Guest Post: Brandon Witt on “Under a Sky of Ash”

Witt-0025Brock finished reading my latest release Under a Sky of Ash, which arrives into the world on March 21st. He asked me where I came up with the title. Titles are a huge, important thing to me. So, I jumped at the chance to open up the twisted places of my soul and show you how I come up with my titles.

I’ve written nine books, and only two of them had titles before I typed the first word of the book. Under a Sky of Ash was one of them. And though it’s one of my more angst ridden books, it was the easiest book I’ve ever written. In part, I fully believe, due to the title. Fair warning: this book is hard to explain without giving the plot away—there’s lots of potential spoilers with this one. Let’s see if I can pull this off. As I thought about Isaiah and Ben, the MCs of this book, I saw them silhouetted in my mind under an orangish pink sunset that was barely visible behind a shroud of ash that covered the sky. This shroud left both Isaiah and Ben wandering in the dark alone, each feeling solitary and too wounded to be understood or loved. Then their silhouettes joined hands, pure accident. The sky caught on fire, the ash burnt away, and the beautiful sunset was revealed, illuminating their path. Showing them that they weren’t alone. That experience is the only time such a visual has ever happened to me, for either a book or title. But it drove every page of the writing.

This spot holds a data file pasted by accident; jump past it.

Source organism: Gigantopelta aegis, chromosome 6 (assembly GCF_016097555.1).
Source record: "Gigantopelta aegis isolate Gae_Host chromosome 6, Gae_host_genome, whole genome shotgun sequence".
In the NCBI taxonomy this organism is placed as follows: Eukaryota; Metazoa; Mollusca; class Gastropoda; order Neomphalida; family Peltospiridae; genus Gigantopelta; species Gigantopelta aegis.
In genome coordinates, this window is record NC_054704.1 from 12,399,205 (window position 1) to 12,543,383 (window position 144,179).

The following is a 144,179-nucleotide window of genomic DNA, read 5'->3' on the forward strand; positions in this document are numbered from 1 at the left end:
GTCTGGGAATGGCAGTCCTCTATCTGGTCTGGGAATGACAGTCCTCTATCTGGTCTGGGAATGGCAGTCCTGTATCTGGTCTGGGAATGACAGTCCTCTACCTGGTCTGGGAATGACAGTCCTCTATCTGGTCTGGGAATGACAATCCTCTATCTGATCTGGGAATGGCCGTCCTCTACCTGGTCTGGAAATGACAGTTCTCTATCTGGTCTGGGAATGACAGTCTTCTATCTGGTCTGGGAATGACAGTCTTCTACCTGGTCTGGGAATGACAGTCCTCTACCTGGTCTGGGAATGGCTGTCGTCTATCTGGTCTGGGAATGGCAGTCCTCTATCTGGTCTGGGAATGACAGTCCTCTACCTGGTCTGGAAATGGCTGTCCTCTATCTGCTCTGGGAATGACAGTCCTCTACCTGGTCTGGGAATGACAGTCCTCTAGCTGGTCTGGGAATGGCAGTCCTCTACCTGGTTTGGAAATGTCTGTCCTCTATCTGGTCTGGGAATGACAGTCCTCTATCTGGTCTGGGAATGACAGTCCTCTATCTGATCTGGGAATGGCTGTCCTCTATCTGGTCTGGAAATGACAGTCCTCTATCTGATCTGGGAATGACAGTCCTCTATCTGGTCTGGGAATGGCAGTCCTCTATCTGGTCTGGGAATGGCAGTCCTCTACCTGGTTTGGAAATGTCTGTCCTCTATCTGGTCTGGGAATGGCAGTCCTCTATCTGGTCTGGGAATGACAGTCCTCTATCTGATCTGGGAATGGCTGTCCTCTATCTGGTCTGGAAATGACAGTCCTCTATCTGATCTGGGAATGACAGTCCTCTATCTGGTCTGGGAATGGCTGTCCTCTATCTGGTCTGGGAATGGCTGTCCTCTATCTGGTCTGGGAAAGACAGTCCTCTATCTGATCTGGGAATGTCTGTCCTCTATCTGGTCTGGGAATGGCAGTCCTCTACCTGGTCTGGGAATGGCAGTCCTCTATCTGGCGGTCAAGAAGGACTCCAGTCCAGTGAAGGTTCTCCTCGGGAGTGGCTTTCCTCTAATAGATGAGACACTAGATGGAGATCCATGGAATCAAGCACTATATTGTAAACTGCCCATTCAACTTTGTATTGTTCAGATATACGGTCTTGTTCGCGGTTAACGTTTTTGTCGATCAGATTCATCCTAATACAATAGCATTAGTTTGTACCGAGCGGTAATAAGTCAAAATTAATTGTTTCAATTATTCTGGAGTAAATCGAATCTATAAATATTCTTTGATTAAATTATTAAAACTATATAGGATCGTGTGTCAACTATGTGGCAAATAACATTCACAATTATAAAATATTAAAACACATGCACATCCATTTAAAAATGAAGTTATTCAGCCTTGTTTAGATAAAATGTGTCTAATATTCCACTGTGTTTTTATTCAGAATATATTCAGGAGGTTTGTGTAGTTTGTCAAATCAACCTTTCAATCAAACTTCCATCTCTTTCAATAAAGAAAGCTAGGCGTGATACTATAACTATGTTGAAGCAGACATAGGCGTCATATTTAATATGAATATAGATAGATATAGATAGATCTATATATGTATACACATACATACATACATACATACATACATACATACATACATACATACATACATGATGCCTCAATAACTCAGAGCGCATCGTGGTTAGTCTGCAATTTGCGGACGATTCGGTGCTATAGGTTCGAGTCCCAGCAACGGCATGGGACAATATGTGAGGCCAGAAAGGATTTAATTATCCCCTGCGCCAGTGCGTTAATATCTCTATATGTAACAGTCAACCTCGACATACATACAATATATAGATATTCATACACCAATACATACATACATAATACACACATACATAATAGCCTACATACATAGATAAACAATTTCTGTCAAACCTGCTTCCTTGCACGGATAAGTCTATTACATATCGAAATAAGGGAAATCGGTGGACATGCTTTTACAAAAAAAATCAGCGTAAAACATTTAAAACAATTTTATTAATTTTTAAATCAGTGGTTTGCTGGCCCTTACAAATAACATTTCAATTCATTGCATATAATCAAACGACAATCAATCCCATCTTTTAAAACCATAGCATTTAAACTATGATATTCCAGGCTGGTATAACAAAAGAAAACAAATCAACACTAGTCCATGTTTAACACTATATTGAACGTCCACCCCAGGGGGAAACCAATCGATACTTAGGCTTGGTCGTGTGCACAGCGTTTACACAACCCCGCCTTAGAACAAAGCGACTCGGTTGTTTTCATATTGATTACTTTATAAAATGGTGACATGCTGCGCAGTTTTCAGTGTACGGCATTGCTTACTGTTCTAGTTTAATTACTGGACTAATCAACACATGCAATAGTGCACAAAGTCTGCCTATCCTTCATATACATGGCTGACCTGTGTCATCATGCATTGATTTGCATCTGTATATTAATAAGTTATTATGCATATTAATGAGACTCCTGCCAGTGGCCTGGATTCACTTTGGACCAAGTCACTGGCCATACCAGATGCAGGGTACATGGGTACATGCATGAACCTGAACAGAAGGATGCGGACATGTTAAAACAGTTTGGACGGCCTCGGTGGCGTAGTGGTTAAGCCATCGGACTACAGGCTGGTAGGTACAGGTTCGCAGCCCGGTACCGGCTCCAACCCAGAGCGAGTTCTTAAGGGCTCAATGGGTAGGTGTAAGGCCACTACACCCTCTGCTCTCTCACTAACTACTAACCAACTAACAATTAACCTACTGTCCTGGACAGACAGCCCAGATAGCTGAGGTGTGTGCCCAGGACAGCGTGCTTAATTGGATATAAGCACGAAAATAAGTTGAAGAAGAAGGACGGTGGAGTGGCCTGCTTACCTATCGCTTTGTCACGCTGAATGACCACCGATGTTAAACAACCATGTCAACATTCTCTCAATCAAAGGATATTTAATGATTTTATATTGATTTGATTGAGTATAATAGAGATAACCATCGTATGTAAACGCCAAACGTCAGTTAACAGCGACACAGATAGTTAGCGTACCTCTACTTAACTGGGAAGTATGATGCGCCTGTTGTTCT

When I have title, it just makes everything easier. I get a fuller sense of the story I’m trying to tell. The point of it all, if you will. Even if I have the point written down in a journal, it’s never crystal clear until I stumble on the correct title. Unfortunately, for me, most often the titles come about halfway to three quarters through the writing of a book. Sometimes at the end. When that happens, it then affects the editing process more than the original writing of the book. Often, I’ll have literally 20-50, or more, title options written down and just keep playing with them until one fits. Like I said, once in awhile, like with this one, I know the title the instant I find it. Most of the time, I think I’ve found it, tell my boyfriend, and he grimaces. Then I know I haven’t actually found it. He’s a good one to bounce titles off of, as he’s not afraid to say, “Oh, you’re trying to write a 1970’s harlequin?” or “Did you mean for it to sound like a soap opera?” or “You’re not writing a Lifetime movie of the week here.”

So, that’s my process, at least for when they don’t arrive in a bolt of lightning. I work on them for endless hours, rewriting the titles a billion different ways, until I get one that feels right in my soul and doesn’t make my boyfriend want to hurl.

In that vein, I thought it might be fun for those of you who’ve read my books to find out what my novels were almost called.

ShatteredDoor_postcard_frontMy first book: The Shattered Door had two titles I was certain were the right ones. The longest surviving one was simply A Story Yet Untold. What the hell was I thinking on that one? The next was Offspring of the Shattered, which I still think works, technically. This book was before my boyfriend, but luckily, my dear friend Christa read it and said, “There’s lots of references to doors, both figuratively and literally….” Thank God for Christa.ThenTheStarsFall_postcard_front_DSP